In February of the Joe Biden presidency, cable news spent 1,836 minutes reviewing the President according to the Stanford Cable News Analyzer. In the first February of the Donald Trump presidency, the number was 4,669.
My concern isn’t so much the demand side, but the supply one. Throughout the Trump presidency journalists were horrified, fascinated, preoccupied and missing-in-action on many of the consequential policy issues facing America. We got The Trump Show, every day.
During Trump’s four years, a morning scan of news commentary on Real Clear Politics produced a binary result: anti and pro-Trump. There seemed to be no in-between. On policy, if it was anywhere near the White House, it was panned. Media that worked overtime to shame Fox News were parroting their approach.
I don’t think it is too severe to say that Trump co-opted journalism. Unlike Biden, he had an insatiable appetite to be the top of the news. He held more informal news conferences than former Presidents plus sat for interviews with commentators he must have known would be critical. Indeed, when he went into the hospital with Covid 19 he felt a need to start a parade alongside Walter Reed Hospital. And the journalists and commentators ate it up. Trump gave them Page 6 (New York Post celebrity gossip page) fodder every day.
I have not gone back to count the number of columns I wrote that related to Trump. I do know that from time-to-time I said, no more, only later to break my fleeting promise.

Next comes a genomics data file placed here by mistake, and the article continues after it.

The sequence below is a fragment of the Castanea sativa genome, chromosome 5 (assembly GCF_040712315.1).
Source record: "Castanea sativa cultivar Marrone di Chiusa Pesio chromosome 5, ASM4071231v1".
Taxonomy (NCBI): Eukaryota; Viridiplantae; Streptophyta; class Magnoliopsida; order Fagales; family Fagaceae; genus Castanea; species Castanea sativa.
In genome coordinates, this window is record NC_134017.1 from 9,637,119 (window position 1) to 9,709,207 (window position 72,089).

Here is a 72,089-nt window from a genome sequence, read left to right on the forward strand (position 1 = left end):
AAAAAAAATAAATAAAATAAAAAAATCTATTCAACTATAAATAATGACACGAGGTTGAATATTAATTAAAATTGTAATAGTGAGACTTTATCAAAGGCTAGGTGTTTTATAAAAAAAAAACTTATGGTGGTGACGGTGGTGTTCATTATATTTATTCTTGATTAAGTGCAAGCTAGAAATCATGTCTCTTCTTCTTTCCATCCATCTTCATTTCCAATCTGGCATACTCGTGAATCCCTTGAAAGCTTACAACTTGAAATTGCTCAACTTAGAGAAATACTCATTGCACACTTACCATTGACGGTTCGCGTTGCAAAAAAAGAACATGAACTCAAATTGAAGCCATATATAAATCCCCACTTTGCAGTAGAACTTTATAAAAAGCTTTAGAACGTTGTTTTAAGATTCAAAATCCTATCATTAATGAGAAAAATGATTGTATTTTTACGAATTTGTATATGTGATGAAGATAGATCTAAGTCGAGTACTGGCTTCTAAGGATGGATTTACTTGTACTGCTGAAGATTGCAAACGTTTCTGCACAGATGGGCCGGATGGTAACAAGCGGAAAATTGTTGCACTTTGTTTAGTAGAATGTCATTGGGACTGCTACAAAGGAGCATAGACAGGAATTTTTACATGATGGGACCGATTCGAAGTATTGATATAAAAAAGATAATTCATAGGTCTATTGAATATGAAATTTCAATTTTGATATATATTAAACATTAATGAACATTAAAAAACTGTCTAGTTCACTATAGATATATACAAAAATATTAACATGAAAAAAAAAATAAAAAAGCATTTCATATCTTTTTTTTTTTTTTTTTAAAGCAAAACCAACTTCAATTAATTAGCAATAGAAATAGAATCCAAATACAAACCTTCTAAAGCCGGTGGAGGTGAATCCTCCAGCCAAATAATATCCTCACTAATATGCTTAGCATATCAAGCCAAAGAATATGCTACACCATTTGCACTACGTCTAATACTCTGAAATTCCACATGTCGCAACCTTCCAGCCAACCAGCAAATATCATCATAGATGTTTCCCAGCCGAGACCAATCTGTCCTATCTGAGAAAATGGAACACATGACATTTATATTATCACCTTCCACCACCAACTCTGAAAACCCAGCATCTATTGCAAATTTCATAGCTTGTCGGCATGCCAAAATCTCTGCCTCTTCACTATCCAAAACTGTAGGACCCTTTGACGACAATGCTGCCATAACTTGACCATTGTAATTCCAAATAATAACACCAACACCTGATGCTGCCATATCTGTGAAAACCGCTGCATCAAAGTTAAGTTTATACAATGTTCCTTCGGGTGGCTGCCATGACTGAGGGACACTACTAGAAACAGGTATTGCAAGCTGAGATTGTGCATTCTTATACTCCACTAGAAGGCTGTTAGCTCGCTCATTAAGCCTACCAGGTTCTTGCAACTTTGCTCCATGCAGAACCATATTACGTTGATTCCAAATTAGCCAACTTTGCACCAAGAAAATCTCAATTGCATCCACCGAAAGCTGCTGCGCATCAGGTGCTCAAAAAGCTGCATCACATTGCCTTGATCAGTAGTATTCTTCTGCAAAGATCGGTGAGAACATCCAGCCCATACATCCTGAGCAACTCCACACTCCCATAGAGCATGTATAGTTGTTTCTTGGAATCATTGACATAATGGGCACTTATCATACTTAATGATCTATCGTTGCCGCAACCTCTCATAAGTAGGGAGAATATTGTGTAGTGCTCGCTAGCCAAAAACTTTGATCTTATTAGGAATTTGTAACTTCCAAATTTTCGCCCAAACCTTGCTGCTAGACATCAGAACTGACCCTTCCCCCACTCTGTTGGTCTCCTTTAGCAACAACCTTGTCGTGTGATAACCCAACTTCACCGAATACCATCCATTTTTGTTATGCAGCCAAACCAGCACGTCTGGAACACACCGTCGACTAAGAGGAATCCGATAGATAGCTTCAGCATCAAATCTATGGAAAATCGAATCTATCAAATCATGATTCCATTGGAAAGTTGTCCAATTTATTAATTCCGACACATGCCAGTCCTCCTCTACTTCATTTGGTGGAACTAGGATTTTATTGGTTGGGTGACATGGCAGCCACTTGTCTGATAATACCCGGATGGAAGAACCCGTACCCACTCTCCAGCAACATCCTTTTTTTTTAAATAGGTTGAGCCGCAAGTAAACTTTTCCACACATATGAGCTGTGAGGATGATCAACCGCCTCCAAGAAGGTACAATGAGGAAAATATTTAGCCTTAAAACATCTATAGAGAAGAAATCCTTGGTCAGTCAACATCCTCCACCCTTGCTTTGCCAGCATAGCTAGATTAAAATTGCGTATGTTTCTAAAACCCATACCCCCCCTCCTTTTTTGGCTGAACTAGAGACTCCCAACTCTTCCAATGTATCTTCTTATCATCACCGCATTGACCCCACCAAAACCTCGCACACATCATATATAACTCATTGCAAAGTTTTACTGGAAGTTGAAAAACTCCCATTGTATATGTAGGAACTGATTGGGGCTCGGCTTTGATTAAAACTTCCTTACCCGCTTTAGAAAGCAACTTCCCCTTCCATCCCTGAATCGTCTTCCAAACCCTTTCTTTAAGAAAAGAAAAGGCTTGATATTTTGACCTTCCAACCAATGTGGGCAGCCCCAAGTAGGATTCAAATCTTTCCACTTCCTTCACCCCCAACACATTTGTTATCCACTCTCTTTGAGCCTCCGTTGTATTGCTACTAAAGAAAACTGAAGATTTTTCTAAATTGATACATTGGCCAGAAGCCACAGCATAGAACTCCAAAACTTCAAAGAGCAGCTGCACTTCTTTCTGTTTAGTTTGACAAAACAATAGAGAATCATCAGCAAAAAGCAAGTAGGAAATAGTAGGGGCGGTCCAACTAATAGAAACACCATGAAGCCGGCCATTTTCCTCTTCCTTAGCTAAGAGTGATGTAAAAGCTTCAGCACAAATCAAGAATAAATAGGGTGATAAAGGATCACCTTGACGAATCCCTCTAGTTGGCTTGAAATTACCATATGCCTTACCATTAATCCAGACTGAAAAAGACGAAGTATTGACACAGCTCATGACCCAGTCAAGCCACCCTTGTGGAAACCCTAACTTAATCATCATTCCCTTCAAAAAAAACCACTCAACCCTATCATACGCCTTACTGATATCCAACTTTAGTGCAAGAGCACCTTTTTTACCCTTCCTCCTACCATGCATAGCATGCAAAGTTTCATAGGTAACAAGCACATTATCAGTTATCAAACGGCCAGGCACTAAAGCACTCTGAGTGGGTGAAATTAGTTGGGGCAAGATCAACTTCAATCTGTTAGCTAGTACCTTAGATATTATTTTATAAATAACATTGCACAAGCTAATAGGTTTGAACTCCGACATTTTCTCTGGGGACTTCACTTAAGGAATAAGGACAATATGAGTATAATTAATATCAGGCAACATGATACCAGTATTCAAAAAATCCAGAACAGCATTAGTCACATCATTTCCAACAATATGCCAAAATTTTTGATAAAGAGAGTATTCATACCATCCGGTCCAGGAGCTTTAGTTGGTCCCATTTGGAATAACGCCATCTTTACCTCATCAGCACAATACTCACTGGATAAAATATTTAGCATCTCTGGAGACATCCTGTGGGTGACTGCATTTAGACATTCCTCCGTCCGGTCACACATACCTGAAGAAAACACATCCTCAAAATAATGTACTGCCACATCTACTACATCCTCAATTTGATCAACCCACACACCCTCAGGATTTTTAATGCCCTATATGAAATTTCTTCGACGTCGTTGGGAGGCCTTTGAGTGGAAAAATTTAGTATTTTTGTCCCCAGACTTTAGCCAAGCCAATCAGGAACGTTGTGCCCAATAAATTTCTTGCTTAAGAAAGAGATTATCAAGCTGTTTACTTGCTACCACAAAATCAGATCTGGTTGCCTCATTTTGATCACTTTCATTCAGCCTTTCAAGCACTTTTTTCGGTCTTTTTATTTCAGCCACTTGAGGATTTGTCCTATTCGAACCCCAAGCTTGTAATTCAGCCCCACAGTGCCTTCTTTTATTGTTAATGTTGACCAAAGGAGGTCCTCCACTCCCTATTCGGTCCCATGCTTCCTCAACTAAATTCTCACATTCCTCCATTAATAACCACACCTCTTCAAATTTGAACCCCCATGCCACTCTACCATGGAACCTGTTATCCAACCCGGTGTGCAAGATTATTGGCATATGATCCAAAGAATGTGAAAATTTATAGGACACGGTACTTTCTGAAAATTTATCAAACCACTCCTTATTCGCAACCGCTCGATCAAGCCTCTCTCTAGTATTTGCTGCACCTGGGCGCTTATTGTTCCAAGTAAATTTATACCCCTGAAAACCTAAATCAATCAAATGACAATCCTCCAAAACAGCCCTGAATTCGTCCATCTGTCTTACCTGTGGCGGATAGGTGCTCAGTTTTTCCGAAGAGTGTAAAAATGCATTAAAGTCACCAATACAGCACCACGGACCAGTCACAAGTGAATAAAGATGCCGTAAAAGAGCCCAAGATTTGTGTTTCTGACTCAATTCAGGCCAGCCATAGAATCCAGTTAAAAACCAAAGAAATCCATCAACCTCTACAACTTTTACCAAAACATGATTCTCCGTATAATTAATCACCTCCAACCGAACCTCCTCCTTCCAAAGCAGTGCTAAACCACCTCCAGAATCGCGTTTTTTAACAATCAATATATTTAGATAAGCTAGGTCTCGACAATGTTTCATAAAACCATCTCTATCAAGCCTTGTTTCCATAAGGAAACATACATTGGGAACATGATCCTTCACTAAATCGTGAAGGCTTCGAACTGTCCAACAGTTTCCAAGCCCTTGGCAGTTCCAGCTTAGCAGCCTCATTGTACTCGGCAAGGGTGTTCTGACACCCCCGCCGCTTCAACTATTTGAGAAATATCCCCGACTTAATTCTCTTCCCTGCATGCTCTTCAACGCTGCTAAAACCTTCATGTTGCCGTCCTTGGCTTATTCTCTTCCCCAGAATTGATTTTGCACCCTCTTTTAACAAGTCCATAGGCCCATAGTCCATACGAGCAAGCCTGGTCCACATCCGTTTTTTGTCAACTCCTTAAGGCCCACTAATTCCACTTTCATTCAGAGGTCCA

We are now in President Biden’s honeymoon period. A month ago much of the media was laudatory about the President’s intent to be bipartisan citing among other things his meeting for two hours with then GOP senators who were perceived to be willing to meet him halfway. Looking back that seems to have been a feint. Too bad.
And while I am throwing a bit of shade at those who cover the news I hope, probably against hope, that some attention is soon paid to fiscal integrity. I wrote a column a month ago; it was too detailed. It dealt with various deficits caused by runaway government spending and the value of the dollar. Now I’m just going to say that the opposite of fiscal integrity, yes I said integrity, is the weight given by both Donald Trump and apparently Joe Biden, to accumulating debt that will have to be paid by our children and grandchildren. This will not end well.
My guess is that much of today’s news consumption is Covid related. And that President Biden is given a pass because first he is not Trump and is consistent in his efforts at leading the country’s response. While the conclusions of public health experts should be scrutinized, they should not be politicized.
An inescapable Trump legacy is severe polarization. President Biden can help reverse the momentum. But he will have to go beyond being a decent human being.
Senator Joe Manchin, the keystone swing vote in the U S Senate, said that with modest compromises several Republicans would have joined in the Covid relief bill. If that is the case, it is unfortunate that President Biden did not insist in that outcome. There will not be a rebalancing of the emotional spectrum of politics without his leadership.
Final thought. Pope Francis, against advice, traveled to Iraq in a healing outreach. He is both older (by 6 years) than Biden and is, I would imagine, no less vulnerable and he went to the last place many thought he should go. Yes, I know he has been criticized for attracting crowds during a pandemic but risk-less leadership is not possible. I hope President Biden follows suit. Leave the White House. Travel to the hinterland. By all means, keep your mask on, but take it off before you speak. You are the leader of the USA.
Al Sikes is the former Chair of the Federal Communications Commission under George H.W. Bush. Al recently published Culture Leads Leaders Follow published by Koehler Books.